By Tyler Stiem
Over half a million people call Danajon Bank home. They live in coastal villages and on the tiny, teeming islands that dot the bank. All, or nearly all of them depend on the reef for food and income. It’s not an easy living. Overfishing is a problem, and over the years it has become harder and harder for people to catch enough food to eat and sell.
Out of necessity, fishers get creative. Some resort to fishing practices that can harm the reef, such as blasting, cyanide fishing, and trawling. Others find ways to live sustainably off Danajon Bank. Every community fishes, but some have adopted seaweed farming or established no-take marine reserves, practices that can (but, it has to be admitted, don’t always) reduce human impact on the ecosystem. Project Seahorse and other, local organizations have been working for years with communities to establish new reserves and sustainability in general.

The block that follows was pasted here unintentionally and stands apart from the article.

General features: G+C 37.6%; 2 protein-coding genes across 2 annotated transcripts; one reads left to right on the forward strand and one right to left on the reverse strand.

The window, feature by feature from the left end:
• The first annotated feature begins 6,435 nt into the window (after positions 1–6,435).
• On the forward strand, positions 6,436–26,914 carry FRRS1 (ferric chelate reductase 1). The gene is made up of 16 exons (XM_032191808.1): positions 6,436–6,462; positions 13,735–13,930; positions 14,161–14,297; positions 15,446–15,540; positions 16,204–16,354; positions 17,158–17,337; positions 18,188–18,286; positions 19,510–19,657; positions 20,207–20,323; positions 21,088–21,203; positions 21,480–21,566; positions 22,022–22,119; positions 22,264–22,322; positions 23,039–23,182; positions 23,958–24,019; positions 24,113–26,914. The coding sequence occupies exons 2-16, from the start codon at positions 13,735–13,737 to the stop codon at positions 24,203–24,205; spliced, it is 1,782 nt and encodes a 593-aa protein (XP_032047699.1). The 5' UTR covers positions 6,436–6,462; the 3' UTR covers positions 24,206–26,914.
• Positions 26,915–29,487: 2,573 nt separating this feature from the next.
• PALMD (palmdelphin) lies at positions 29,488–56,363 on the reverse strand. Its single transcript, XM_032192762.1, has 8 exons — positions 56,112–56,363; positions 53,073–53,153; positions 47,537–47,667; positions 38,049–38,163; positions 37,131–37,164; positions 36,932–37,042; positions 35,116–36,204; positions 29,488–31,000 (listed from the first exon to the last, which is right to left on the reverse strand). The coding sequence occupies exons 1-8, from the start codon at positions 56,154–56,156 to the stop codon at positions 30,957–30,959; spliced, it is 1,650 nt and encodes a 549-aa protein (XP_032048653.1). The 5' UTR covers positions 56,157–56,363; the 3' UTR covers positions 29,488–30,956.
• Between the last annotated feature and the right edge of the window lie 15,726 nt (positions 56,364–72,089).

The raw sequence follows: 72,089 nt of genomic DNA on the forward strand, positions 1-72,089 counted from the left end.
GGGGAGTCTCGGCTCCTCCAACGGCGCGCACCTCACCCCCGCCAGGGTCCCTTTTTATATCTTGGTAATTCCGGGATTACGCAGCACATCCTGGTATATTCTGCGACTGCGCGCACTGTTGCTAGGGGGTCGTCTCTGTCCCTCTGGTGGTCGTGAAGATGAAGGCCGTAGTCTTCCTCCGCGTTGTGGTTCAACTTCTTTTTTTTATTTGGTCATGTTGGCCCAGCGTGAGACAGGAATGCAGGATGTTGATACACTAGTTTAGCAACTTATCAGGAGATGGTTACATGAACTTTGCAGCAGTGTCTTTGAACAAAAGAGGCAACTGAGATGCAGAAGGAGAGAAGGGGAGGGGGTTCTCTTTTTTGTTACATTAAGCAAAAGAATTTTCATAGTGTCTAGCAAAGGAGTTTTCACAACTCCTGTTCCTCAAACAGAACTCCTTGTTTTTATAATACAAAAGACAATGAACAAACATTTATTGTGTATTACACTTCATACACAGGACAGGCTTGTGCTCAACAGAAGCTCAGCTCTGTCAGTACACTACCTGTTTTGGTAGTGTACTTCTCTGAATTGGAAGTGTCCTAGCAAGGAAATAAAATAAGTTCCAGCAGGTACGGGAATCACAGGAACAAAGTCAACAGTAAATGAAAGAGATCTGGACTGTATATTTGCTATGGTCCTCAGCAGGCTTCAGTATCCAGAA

One thing’s for certain: The communities of Danajon Bank are as vibrant as any coral reef. A great time to visit is at low tide, usually around dusk, when families go out together on the hunt for treats left behind when the water retreats from shore. Mainly it’s mothers and children, but fathers sometimes join too. They search the tidal pools and dig up the wet sand in search of crabs, gastropods, and other small, delectable sea creatures.
Expedition photographers Mike Ready, Claudio Contreras Koob, and Luciano Candisani spent days with the fishing villages of Danajon Bank. They documented this practice, which is known as gleaning. They visited seaweed farmers and marine reserves, they met net fishers and free divers and everyone in between. Here are a few of their photos: